A recent study by the Georgetown Center on Poverty and Inequality partially explained why this disparity is taking place when they confirmed that black girls experience a specific type of age compression where they're seen as more adultlike than their white peers. People perceive black girls to need less nurturing, less protection, to know more about sex and to be more independent than their white peers. The study also found that the perception disparity begins when girls are as young as 5 years old and that this perception and the disparity increases over time and peaks when girls are between the ages of 10 and 14.
RAZ: So as you said in your talk, black girls in the U.S. are disciplined more often than white girls, but it's not that they're acting out more, right? Is it that administrators are more likely to punish them?
MORRIS: So oftentimes, you know, when we see the data reflect a disparity, you know, our inclination is to believe that they're in trouble more. But what we're finding is that their behaviors are interpreted as more problematic, and the censure is immediate and harsher for them.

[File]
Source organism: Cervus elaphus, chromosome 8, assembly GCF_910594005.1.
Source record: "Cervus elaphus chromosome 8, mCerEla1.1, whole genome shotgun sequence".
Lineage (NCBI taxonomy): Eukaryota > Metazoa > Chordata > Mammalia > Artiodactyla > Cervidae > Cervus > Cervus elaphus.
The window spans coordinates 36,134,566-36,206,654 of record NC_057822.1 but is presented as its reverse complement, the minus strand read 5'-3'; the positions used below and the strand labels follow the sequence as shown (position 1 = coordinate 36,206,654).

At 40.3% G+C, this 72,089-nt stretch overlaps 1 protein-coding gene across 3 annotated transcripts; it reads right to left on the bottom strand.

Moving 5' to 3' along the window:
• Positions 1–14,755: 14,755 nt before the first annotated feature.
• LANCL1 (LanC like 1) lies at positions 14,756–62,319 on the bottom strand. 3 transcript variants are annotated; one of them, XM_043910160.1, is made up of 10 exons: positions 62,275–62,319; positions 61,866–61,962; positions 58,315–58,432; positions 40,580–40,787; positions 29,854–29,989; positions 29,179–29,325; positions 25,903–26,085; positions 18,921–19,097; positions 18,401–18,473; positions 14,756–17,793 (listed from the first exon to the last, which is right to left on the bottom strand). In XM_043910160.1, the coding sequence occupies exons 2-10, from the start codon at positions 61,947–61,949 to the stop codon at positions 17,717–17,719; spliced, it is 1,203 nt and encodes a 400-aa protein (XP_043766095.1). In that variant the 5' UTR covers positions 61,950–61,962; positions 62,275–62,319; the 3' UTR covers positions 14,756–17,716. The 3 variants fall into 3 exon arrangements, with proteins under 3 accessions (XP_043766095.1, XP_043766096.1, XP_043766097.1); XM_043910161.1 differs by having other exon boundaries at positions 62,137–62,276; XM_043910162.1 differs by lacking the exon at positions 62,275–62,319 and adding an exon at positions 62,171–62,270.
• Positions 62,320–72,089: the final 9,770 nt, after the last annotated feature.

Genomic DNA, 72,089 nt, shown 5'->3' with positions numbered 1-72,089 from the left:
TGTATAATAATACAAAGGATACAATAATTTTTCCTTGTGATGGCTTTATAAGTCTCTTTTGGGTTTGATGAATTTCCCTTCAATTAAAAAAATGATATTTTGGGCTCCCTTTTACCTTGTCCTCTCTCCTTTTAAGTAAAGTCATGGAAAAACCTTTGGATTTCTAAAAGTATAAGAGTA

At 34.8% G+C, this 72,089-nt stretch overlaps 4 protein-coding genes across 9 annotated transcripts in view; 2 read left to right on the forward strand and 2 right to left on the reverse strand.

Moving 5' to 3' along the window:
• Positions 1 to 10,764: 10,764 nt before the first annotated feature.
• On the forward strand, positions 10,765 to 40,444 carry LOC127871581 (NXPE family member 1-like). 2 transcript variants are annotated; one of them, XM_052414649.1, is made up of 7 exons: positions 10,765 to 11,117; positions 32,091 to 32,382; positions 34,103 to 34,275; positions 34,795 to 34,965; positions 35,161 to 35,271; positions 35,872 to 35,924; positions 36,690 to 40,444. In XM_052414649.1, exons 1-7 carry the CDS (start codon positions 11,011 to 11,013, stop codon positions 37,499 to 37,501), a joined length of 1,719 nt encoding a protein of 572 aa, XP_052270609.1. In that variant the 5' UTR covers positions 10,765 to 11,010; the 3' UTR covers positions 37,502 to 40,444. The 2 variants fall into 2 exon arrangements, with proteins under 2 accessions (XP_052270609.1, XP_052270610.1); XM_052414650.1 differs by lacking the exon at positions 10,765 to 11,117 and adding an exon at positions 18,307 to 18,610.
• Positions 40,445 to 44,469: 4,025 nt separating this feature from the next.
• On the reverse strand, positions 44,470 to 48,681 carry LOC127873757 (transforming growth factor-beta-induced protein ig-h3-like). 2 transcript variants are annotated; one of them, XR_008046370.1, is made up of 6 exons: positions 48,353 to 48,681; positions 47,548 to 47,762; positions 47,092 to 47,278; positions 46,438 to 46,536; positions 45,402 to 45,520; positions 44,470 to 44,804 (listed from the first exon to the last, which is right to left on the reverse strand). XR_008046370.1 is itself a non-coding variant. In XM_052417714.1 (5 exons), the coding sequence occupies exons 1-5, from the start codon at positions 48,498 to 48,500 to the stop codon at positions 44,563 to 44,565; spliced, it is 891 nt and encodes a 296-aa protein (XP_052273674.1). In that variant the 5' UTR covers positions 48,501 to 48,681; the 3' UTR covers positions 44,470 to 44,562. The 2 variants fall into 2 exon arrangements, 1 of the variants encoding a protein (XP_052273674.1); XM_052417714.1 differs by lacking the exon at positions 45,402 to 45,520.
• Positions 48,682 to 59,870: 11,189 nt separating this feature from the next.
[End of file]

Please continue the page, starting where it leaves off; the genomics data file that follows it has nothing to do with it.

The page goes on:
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MORRIS: This is not without consequence. Believing that a girl is older than she is can lead to harsher treatment, immediate censure when she makes a mistake and victim blaming when she's harmed. It can also lead a girl to think that something is wrong with her, rather than the conditions in which she finds herself. Black girls are routinely seen as too loud, too aggressive, too angry, too visible, qualities that are often measured in relation to nonblack girls and which don't take into consideration what's going on in this girl's life or her cultural norms.
RAZ: And does it affect even young girls - 8, 9, 10-year-old girls?
MORRIS: Oh, it affects girls as young as 5 or even, you know, preschool age with respect to suspensions. We see incidents where girls are as young as 6 and 7 years old being arrested in school for having a tantrum or being handcuffed. Adults are reading risk and threat in the bodies of very young black girls.